18th June, 2012
OSLO: Myanmar’s democracy icon Aung San Suu Kyi was to head Sunday to the Norwegian fjords for talks on her country’s future after wowing crowds in Oslo where she gave her long-overdue Nobel speech.
The veteran activist—in Europe for the first time in a quarter-century after enduring years of house arrest for her freedom struggle—has been feted since the start of her five-nation tour in Geneva on Wednesday.
Her visit has been hailed all the more because of the rapid change in her home country also known as Burma, where a former military junta that ruled the country with an iron fist for decades has pledged to follow a path to democracy.
On Sunday, the Nobel Peace Prize laureate will visit the Rafto Foundation, a human rights group based in the coastal city of Bergen that honoured her with its annual award in 1990 and made her its patron in 1999.
Her prize “for her peaceful struggle under the military dictatorship,” like the Nobel the following year, was accepted by her family, as Suu Kyi feared she would not be allowed to return to Myanmar if she left the country.
“Her visit means very, very much to us,” said the foundation’s executive director, Therese Jebsen, speaking by phone from Bergen about Suu Kyi, the Oxford-educated daughter of the country’s independence hero.
“It’s actually the greatest thing that’s happened in the history of the Rafto Foundation,” Jebsen said. “She has been part of our history for 22 years. She has been one of our most important sources of inspiration.”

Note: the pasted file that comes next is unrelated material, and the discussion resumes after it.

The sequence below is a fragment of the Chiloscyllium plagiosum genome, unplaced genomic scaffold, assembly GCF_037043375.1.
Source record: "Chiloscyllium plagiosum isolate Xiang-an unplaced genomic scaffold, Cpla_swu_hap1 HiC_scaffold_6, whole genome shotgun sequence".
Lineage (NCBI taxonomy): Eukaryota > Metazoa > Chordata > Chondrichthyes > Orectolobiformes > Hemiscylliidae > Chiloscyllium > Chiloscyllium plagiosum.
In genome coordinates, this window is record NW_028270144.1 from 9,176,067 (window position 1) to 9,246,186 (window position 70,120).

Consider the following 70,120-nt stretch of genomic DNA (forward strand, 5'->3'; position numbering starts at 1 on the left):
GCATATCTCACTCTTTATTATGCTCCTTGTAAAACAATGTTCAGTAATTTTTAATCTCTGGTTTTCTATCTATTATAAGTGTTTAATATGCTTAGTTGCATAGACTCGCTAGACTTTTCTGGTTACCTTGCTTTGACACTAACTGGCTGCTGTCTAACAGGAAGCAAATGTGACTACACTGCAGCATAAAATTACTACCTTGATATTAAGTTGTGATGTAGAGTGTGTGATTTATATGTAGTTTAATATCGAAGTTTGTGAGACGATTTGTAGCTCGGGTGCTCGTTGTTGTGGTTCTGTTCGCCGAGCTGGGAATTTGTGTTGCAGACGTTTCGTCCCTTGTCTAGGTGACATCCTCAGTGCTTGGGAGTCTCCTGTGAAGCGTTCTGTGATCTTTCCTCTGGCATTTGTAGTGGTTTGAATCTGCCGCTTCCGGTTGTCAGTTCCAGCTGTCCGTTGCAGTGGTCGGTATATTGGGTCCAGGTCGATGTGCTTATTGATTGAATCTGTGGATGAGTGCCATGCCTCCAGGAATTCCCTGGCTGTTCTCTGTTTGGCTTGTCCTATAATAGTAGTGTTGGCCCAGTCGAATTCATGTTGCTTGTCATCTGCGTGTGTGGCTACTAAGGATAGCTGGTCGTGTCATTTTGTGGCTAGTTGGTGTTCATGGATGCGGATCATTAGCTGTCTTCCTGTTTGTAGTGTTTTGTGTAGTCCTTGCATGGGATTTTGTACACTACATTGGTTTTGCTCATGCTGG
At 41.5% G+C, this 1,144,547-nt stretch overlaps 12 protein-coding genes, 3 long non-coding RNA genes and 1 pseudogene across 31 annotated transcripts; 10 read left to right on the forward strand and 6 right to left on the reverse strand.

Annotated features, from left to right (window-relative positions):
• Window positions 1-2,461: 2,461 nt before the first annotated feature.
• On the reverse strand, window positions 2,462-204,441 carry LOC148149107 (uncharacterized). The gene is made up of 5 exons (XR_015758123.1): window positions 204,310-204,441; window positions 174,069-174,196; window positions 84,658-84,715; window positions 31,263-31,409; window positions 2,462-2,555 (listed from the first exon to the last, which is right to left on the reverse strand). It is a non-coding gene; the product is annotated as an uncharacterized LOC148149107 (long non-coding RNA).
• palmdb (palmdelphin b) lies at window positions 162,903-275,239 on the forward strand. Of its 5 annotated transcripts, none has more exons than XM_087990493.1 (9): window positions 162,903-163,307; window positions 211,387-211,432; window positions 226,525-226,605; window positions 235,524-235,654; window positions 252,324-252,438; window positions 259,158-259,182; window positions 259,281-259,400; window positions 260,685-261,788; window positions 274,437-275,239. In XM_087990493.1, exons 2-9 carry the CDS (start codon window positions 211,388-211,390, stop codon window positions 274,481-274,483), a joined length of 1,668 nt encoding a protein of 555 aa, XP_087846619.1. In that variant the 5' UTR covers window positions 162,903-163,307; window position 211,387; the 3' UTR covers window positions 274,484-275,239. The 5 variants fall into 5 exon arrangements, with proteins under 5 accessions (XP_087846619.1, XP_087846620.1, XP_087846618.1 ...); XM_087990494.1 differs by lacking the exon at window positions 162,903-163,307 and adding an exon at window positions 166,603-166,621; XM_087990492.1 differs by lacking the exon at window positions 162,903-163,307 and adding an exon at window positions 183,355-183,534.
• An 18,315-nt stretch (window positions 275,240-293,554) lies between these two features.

Suu Kyi was to hold morning talks with Foreign Minister Jonas Gahr Store before flying to Bergen, a picturesque city with multi-coloured rows of wooden houses on the harbourside that is known as the Gateway to the Fjords.
Representatives of non-government groups and business schools will meet with Suu Kyi at the Rafto Foundation to discuss ways to support development in her impoverished country as it reopens to the world, Jebsen said.
A topic of special concern will be how Myanmar goes about managing its vast natural resources, especially oil and gas, in a way that benefits the people.
Myanmar’s political reforms—from allowing Suu Kyi’s party into mainstream politics to freeing political prisoners—have led the United States, the European Union and others to roll back or suspend long-standing sanctions.
Some now fear a free-for-all business bonanza in the country, and Suu Kyi herself has stressed that ethical, transparent and “human-rights friendly, democracy-friendly investment is what we’re looking for.”
Jebsen said that Norway, a rare liberal democracy among the world’s top oil-producing countries, may have lessons and technical advice to help Myanmar “manage the resources in a democratic way.”
In Oslo, asked about her country’s broader political reforms, she told the BBC: “I have been speaking out against what I call reckless optimism and calling for a bit of healthy skepticism.”
After the closed-door talks at the Rafto House for Human Rights, she will meet the city’s Burmese exile community at a hotel, then address a public meeting in the city centre before flying back to Oslo.
After more meetings near the Norwegian capital, Suu Kyi is set to receive a rock star’s welcome Monday in Dublin at a concert by Irish singer and global rights campaigner Bono.
Afterward some 5,000 people are expected to sing “happy birthday” to Suu Kyi, who turns 67 on Tuesday, at a public event.
She then travels to Britain, which was her long-time home until 24 years ago, before wrapping up her tour in France.